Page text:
I’ll just kick back, practice a few pop-ups on the beach and take careful notes on how not to look like a “kook”. Which, might I add, is harder than you think. You’d agree more if you saw my sad attempt at gracefully putting on a full body wet suit. We went over other fundamentals like putting on the leash, something you definitely want wear surfing compared to snowboarding. You’d be considered a “kook” of the winter world if you did, at least on the East Coast. As I reach to unstrap the leash from my right foot, Aarons is already heading for the water. I guess there’s no escaping this now.
Why am I doing this to myself? I’m petrified of the waves, the current and now the thought of Great White Sharks lurking the unknown below my board. We’re paddling out toward the break, the most unsettling feeling because I never understood how to carry my body along with my board to the other side of the crash. With every inch further away from the shore, I loose the safety net of the ocean floor, and I feel nature's force pulling my body in opposing directions. I’m starting to think all I have to show for my short time on the Marlins Swim Team in Middle School are a few 3rd place ribbons and bad memories of swim cap hair. You try fitting this hair into one of those things!
As I paddle, a familiar wave of nerves consumes me thinking about the below freezing nights spent at Mountain Creek, New Jersey, hiking the park trying to learn new tricks or just face rails that I’d been too afraid to try.
Snowboarding was our after school activity as long as we could bum a ride to the mountain. It was our Friday and Saturday night party before spending all of our time and money at bars was cool. We’dset up rails in backyards with a 30 rack of PBR, a stereo and a game of beer pong going. If there was good snow, (rare in New Jersey) we’d ride the Mountain, along with every Joey from New York who would come out after a snow storm rocking jeans and a North Face Fleece. If no one had their board stolen and none of our windshields were smashed in, we’d call it a good night.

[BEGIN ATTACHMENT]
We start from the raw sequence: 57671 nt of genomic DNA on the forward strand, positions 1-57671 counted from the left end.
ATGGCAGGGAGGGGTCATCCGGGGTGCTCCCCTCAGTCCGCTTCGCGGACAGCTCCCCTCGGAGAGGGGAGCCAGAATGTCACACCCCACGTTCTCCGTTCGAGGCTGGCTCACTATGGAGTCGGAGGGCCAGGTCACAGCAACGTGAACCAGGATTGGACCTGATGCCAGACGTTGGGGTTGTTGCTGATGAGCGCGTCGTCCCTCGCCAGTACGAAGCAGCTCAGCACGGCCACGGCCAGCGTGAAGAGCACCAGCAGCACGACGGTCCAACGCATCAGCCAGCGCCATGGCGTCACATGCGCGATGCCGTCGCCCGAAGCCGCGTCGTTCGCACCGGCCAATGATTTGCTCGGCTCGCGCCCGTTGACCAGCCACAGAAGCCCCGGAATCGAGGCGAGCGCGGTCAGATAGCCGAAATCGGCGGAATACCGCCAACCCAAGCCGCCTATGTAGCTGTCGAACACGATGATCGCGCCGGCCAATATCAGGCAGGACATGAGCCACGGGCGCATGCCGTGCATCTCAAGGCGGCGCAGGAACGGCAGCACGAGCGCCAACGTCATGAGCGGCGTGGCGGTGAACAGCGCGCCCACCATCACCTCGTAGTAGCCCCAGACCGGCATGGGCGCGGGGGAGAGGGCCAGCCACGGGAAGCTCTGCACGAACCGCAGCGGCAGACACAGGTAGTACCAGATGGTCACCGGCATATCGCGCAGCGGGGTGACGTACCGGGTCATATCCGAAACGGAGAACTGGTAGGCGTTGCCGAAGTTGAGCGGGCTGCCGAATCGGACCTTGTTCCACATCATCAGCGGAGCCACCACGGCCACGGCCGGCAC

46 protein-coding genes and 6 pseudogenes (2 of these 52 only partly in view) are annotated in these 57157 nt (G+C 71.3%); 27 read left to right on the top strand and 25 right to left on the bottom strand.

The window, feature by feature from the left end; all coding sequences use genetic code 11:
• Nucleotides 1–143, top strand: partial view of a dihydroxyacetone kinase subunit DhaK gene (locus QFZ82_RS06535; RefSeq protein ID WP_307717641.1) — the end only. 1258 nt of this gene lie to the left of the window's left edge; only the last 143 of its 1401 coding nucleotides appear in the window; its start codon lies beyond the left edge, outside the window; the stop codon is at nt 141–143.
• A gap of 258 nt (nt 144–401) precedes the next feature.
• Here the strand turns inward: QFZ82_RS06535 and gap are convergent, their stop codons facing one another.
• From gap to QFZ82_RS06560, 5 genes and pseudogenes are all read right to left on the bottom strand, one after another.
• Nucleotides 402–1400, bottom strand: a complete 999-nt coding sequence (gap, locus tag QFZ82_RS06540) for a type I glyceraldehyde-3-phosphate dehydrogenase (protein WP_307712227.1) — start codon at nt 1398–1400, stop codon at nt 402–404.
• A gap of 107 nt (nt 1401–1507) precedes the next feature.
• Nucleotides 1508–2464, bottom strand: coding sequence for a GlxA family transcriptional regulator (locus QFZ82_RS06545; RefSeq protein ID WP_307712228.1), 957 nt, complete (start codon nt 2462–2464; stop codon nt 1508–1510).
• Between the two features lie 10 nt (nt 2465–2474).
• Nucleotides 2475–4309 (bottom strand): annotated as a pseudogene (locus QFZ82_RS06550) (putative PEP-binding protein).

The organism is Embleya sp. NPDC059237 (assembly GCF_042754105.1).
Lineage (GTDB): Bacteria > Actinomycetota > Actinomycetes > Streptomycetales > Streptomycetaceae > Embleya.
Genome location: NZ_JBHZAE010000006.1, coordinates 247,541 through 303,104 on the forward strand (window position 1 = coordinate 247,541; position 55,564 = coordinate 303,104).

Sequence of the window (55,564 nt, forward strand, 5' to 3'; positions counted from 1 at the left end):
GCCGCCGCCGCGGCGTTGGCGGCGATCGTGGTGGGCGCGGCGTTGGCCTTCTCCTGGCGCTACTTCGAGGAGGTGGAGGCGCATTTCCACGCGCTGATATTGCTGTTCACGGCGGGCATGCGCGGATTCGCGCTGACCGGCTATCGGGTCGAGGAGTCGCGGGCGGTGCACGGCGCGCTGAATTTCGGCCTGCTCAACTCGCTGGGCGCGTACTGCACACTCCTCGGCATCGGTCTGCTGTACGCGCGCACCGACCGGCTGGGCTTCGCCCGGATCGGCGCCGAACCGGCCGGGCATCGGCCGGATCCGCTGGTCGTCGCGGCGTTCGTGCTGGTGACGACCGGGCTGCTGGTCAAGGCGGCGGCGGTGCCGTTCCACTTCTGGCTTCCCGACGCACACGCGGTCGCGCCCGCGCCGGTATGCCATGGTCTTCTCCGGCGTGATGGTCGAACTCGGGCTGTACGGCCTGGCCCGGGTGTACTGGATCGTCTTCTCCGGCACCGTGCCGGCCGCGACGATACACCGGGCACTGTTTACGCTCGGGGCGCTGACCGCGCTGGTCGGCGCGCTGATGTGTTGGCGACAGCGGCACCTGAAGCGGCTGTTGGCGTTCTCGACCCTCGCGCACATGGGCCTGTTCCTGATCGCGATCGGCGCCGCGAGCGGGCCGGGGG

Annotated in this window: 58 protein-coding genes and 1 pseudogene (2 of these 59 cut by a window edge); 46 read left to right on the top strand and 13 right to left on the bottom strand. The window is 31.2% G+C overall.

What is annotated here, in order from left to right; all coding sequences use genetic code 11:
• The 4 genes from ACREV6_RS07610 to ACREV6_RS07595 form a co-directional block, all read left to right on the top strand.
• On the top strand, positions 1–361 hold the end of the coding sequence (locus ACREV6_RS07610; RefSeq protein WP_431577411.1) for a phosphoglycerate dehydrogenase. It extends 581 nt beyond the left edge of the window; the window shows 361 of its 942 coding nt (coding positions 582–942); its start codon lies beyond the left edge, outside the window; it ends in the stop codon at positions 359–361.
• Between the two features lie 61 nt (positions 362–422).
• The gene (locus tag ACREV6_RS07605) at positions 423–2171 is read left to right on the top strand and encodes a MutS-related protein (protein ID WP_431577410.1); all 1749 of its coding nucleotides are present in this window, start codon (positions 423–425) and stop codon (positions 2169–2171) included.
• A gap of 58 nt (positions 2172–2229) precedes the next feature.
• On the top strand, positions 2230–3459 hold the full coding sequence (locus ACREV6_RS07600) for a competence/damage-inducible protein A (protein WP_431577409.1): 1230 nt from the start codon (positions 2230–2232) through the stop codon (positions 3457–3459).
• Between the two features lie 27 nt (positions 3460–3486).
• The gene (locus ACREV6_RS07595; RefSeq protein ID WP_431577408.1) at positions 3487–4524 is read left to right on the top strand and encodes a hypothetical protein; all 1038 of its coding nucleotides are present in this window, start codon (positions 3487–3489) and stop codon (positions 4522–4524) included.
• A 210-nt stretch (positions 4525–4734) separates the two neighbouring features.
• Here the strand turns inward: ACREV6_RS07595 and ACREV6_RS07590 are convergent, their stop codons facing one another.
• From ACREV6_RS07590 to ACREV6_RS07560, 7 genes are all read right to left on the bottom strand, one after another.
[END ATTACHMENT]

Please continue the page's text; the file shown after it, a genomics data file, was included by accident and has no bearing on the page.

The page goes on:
“You just have to go for it. The more you overthink this rail, the more time you’re giving yourself to f** up,” said Larry, long time best friend, killer drummer and my number one snowboard motivator. Snowboarding, (and surfing, I’m currently learning) is a sport of internal mind battles.
Hesitation will destroy you long before confidence will.
That is one thing I learned from hiking that same feature until sunrise trying to perfect a frontside 180 on. Legs quivered, layers shed, and every step up the frozen slope my breath instantly turned into a thick cloud in the cold, dry air. After hours of attempts, falls, washouts, bruised butt cheeks, and exhaustion, I landed it. A smooth, half rotation, landing totally switch on the plexiglass box. It’s a happiness you couldn’t ever buy.
Everything you want is on the other side of (fear) the breaking point, right? As we paddle in the calmer waters and watch the sets come through, Aaron sets me up for a wave he sees coming in the distance. With a little push and a lot of paddling, I feel the pull of the wave under me, and I push myself up. I’m standing! You can see the pure and utter joy in the GoPro shot above. Again, a feeling that can’t be bought, given, or that comes easy.
For the 5 seconds of riding something I was so petrified of moments before, my mind is free of the fear, hesitation, and doubt. In surfing, snowboarding and life, these things will destroy us all if we let them. It’s when you’re so scared you can’t
Did I mention it was Shark Week? Thank you, Aaron, for the surf lesson!